Conflict of Interest Policy

ARTICLE I

Section 1. Purpose of Conflict of Interest Policy
The purpose of this conflict of interest policy is to protect this corporation’s interest when it is contemplating entering into a transaction or arrangement that might benefit the private interest of an officer or director of the corporation or any “disqualified person” as defined in Section 4958(f)(1) of the Internal Revenue Code and as amplified by Section 53.4958-3 of the IRS Regulations and which might result in a possible “excess benefit transaction” as defined in Section 4958(c)(1)(A) of the Internal Revenue Code and as amplified by Section 53.4958 of the IRS Regulations. This policy is intended to supplement but not replace any applicable state and federal laws governing conflict of interest applicable to nonprofit and charitable organizations.

Section 2. Definitions

(a) Interested Person. Any director, officer, member of a committee with governing board delegated powers, or any other person who is a “disqualified person” as defined in Section 4958(f)(1) of the Internal Revenue Code and as amplified by Section 53.4958-3 of the IRS Regulations, who has a direct or indirect financial interest, as defined below, is an interested person.

(b) Financial Interest. A person has a financial interest if the person has, directly or indirectly, through business, investment, or family:

    1. an ownership or investment interest in any entity with which the corporation has a transaction or arrangement,
    2. a compensation arrangement with the corporation or with any entity or individual with which the corporation has a transaction or arrangement, or
    3. a potential ownership or investment interest in, or compensation arrangement with, any entity or individual with which the corporation is negotiating a transaction or arrangement.

Compensation includes direct and indirect remuneration as well as gifts or favors that are not insubstantial.

A financial interest is not necessarily a conflict of interest. Under Section 3, paragraph (b), a person who has a financial interest may have a conflict of interest only if the appropriate governing board or committee decides that a conflict of interest exists.

Section 3. Conflict of Interest Avoidance Procedures

(a) Duty to Disclose. In connection with any actual or possible conflict of interest, an interested person must disclose the existence of the financial interest and be given the opportunity to disclose all material facts to the directors and members of committees with governing board delegated powers considering the proposed transaction or arrangement.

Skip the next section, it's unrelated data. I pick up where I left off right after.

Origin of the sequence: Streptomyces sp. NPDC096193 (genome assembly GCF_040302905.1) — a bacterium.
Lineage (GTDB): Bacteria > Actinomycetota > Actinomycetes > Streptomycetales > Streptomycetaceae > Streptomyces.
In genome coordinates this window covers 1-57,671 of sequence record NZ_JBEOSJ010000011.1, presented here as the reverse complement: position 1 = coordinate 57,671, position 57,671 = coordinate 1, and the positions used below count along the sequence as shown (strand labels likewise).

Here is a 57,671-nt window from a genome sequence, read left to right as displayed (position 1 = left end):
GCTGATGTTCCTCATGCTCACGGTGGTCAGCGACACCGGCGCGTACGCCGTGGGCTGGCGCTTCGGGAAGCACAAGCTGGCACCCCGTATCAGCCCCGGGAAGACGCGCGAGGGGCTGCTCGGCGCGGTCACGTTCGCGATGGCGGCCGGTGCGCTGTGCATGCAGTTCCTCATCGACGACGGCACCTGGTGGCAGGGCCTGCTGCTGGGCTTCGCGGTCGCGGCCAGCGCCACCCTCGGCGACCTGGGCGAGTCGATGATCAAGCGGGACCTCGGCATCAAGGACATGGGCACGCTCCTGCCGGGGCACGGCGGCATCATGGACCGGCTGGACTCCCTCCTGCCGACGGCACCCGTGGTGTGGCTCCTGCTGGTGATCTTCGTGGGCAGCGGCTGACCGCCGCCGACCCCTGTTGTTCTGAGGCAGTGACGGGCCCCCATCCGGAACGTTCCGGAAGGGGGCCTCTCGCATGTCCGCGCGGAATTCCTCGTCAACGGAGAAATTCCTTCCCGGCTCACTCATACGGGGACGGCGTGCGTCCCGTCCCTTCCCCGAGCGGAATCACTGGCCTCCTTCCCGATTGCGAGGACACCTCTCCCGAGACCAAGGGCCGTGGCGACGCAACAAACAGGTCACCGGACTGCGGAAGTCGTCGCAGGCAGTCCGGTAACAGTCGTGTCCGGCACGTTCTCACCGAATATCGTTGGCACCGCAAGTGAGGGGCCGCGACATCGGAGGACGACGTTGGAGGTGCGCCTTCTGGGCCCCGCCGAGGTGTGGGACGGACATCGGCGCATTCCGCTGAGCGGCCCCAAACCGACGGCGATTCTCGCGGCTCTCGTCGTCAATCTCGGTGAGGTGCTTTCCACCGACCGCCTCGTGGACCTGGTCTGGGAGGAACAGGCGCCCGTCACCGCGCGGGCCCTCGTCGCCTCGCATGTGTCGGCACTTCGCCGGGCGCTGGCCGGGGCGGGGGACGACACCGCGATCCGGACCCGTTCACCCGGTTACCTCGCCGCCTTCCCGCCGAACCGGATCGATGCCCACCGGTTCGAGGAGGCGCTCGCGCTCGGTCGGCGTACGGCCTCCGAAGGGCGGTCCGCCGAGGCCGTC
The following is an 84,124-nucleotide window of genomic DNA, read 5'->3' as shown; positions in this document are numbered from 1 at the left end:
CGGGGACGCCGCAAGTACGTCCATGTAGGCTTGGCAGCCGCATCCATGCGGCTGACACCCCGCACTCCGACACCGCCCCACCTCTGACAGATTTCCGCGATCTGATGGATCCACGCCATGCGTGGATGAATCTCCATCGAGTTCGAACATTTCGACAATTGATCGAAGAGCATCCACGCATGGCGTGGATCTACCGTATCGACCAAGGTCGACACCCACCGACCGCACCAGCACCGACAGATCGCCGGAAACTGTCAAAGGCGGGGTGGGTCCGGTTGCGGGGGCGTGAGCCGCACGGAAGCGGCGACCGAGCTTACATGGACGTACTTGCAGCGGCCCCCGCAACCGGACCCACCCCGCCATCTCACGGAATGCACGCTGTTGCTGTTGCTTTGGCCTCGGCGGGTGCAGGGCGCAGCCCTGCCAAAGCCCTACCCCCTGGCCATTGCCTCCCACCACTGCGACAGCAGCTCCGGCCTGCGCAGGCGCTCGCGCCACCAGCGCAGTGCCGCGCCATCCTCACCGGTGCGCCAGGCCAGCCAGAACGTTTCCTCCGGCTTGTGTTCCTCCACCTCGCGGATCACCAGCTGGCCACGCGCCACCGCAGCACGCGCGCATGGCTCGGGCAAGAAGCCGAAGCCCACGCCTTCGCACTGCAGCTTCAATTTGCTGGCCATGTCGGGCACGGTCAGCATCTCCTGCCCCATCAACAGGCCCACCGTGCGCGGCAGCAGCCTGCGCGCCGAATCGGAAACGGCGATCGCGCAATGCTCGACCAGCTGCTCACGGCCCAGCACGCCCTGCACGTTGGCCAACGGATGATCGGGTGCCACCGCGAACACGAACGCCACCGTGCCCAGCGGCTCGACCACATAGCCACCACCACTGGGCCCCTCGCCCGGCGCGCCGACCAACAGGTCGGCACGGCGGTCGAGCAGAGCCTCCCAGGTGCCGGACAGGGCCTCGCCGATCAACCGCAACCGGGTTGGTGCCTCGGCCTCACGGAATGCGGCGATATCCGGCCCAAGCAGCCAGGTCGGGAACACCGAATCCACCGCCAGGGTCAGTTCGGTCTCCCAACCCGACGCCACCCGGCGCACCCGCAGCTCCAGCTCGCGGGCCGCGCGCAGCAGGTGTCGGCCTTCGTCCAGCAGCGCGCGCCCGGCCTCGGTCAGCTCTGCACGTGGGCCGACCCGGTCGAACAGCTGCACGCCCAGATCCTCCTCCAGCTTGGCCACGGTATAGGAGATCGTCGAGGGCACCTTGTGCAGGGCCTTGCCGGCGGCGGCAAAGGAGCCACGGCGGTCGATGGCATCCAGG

(b) Determining Whether a Conflict of Interest Exists. After disclosure of the financial interest and all material facts, and after any discussion with the interested person, he/she shall leave the governing board or committee meeting while the determination of a conflict of interest is discussed and voted upon. The remaining board or committee members shall decide if a conflict of interest exists.

(c) Procedures for Addressing the Conflict of Interest. An interested person may make a presentation at the governing board or committee meeting, but after the presentation, he/she shall leave the meeting during the discussion of, and the vote on, the transaction or arrangement involving the possible conflict of interest.

The chairperson of the governing board or committee shall, if appropriate, appoint a disinterested person or committee to investigate alternatives to the proposed transaction or arrangement. After exercising due diligence, the governing board or committee shall determine whether the corporation can obtain with reasonable efforts a more advantageous transaction or arrangement from a person or entity that would not give rise to a conflict of interest.

If a more advantageous transaction or arrangement is not reasonably possible under circumstances not producing a conflict of interest, the governing board or committee shall determine by a majority vote of the disinterested directors whether the transaction or arrangement is in the corporation’s best interest, for its own benefit, and whether it is fair and reasonable. In conformity with the above determination, it shall make its decision as to whether to enter into the transaction or arrangement.

(d) Violations of the Conflict of Interest Policy. If the governing board or committee has reasonable cause to believe a member has failed to disclose actual or possible conflicts of interest, it shall inform the member of the basis for such belief and afford the member an opportunity to explain the alleged failure to disclose.

If, after hearing the member’s response and after making further investigation as warranted by the circumstances, the governing board or committee determines the member has failed to disclose an actual or possible conflict of interest, it shall take appropriate disciplinary and corrective action.

Advertisements